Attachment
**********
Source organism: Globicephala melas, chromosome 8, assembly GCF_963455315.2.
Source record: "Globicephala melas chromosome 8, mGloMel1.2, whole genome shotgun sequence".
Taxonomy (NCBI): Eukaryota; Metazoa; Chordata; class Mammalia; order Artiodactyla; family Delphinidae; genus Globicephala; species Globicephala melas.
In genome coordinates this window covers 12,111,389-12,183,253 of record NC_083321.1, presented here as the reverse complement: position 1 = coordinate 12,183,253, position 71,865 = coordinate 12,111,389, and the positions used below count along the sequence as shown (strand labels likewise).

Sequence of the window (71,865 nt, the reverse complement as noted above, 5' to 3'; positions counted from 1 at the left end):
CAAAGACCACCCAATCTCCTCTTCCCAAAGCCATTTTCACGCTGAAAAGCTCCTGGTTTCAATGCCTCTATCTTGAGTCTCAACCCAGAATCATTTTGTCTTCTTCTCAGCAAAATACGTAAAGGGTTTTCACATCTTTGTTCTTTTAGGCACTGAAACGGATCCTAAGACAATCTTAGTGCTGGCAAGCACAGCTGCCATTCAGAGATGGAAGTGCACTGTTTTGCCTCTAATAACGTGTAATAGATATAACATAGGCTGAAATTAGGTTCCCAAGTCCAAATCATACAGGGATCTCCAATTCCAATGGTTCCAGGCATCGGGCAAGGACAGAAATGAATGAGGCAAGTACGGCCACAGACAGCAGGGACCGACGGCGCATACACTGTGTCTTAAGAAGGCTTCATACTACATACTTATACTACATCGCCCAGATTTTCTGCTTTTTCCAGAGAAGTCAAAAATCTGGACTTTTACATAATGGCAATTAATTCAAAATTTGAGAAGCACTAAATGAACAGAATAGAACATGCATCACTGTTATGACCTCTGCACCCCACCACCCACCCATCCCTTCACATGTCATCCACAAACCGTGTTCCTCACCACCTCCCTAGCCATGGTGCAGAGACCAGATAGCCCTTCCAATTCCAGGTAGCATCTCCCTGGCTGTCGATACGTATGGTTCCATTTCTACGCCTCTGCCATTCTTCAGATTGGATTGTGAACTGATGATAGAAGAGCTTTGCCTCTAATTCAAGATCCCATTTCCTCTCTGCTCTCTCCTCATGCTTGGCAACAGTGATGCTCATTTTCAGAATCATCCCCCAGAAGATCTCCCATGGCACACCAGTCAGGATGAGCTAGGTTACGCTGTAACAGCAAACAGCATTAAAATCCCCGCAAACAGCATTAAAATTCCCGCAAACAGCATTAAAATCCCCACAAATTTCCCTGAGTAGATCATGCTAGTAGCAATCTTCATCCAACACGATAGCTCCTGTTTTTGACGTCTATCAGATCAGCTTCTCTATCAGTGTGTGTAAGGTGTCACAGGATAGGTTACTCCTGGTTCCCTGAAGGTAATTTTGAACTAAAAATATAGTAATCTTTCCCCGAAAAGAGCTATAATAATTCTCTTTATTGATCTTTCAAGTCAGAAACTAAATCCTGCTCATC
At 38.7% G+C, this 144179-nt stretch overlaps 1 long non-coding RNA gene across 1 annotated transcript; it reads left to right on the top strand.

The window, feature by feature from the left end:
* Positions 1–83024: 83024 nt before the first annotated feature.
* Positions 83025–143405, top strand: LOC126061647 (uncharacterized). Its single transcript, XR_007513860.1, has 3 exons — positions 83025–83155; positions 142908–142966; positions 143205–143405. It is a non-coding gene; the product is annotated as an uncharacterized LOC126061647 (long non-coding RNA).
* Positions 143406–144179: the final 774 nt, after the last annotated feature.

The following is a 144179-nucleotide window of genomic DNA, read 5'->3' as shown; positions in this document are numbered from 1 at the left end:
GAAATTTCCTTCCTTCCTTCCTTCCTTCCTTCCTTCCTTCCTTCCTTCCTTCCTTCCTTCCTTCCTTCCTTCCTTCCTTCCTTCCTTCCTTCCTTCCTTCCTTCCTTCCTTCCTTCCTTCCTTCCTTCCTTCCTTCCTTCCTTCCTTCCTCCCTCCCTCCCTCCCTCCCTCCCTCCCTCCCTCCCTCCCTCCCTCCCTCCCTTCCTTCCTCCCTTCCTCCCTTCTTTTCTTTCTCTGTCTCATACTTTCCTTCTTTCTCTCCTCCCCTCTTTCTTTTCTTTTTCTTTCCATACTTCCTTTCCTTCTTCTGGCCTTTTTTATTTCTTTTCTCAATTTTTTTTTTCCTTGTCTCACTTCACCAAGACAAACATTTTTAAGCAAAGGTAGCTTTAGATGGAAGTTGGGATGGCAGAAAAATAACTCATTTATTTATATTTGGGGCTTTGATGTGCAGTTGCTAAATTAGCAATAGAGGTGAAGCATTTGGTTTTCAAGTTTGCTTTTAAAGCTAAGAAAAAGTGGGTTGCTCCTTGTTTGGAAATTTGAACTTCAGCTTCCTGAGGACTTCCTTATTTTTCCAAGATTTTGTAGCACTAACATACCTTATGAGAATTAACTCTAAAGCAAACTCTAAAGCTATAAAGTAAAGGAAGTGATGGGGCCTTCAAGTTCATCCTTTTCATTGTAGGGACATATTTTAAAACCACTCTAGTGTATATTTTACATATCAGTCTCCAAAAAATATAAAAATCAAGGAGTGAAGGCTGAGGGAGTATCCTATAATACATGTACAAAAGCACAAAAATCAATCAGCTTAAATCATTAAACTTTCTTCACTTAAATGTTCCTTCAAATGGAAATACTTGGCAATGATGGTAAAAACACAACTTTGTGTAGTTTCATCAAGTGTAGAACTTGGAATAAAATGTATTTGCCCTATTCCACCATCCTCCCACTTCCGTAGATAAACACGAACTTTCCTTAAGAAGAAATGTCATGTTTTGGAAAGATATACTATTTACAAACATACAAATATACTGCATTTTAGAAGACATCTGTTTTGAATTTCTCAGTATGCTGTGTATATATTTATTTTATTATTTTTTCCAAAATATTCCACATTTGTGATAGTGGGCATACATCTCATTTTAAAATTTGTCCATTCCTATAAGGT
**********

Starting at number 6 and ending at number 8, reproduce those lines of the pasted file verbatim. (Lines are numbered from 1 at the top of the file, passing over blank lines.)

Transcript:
CAAAGACCACCCAATCTCCTCTTCCCAAAGCCATTTTCACGCTGAAAAGCTCCTGGTTTCAATGCCTCTATCTTGAGTCTCAACCCAGAATCATTTTGTCTTCTTCTCAGCAAAATACGTAAAGGGTTTTCACATCTTTGTTCTTTTAGGCACTGAAACGGATCCTAAGACAATCTTAGTGCTGGCAAGCACAGCTGCCATTCAGAGATGGAAGTGCACTGTTTTGCCTCTAATAACGTGTAATAGATATAACATAGGCTGAAATTAGGTTCCCAAGTCCAAATCATACAGGGATCTCCAATTCCAATGGTTCCAGGCATCGGGCAAGGACAGAAATGAATGAGGCAAGTACGGCCACAGACAGCAGGGACCGACGGCGCATACACTGTGTCTTAAGAAGGCTTCATACTACATACTTATACTACATCGCCCAGATTTTCTGCTTTTTCCAGAGAAGTCAAAAATCTGGACTTTTACATAATGGCAATTAATTCAAAATTTGAGAAGCACTAAATGAACAGAATAGAACATGCATCACTGTTATGACCTCTGCACCCCACCACCCACCCATCCCTTCACATGTCATCCACAAACCGTGTTCCTCACCACCTCCCTAGCCATGGTGCAGAGACCAGATAGCCCTTCCAATTCCAGGTAGCATCTCCCTGGCTGTCGATACGTATGGTTCCATTTCTACGCCTCTGCCATTCTTCAGATTGGATTGTGAACTGATGATAGAAGAGCTTTGCCTCTAATTCAAGATCCCATTTCCTCTCTGCTCTCTCCTCATGCTTGGCAACAGTGATGCTCATTTTCAGAATCATCCCCCAGAAGATCTCCCATGGCACACCAGTCAGGATGAGCTAGGTTACGCTGTAACAGCAAACAGCATTAAAATCCCCGCAAACAGCATTAAAATTCCCGCAAACAGCATTAAAATCCCCACAAATTTCCCTGAGTAGATCATGCTAGTAGCAATCTTCATCCAACACGATAGCTCCTGTTTTTGACGTCTATCAGATCAGCTTCTCTATCAGTGTGTGTAAGGTGTCACAGGATAGGTTACTCCTGGTTCCCTGAAGGTAATTTTGAACTAAAAATATAGTAATCTTTCCCCGAAAAGAGCTATAATAATTCTCTTTATTGATCTTTCAAGTCAGAAACTAAATCCTGCTCATC
At 38.7% G+C, this 144179-nt stretch overlaps 1 long non-coding RNA gene across 1 annotated transcript; it reads left to right on the top strand.

The window, feature by feature from the left end: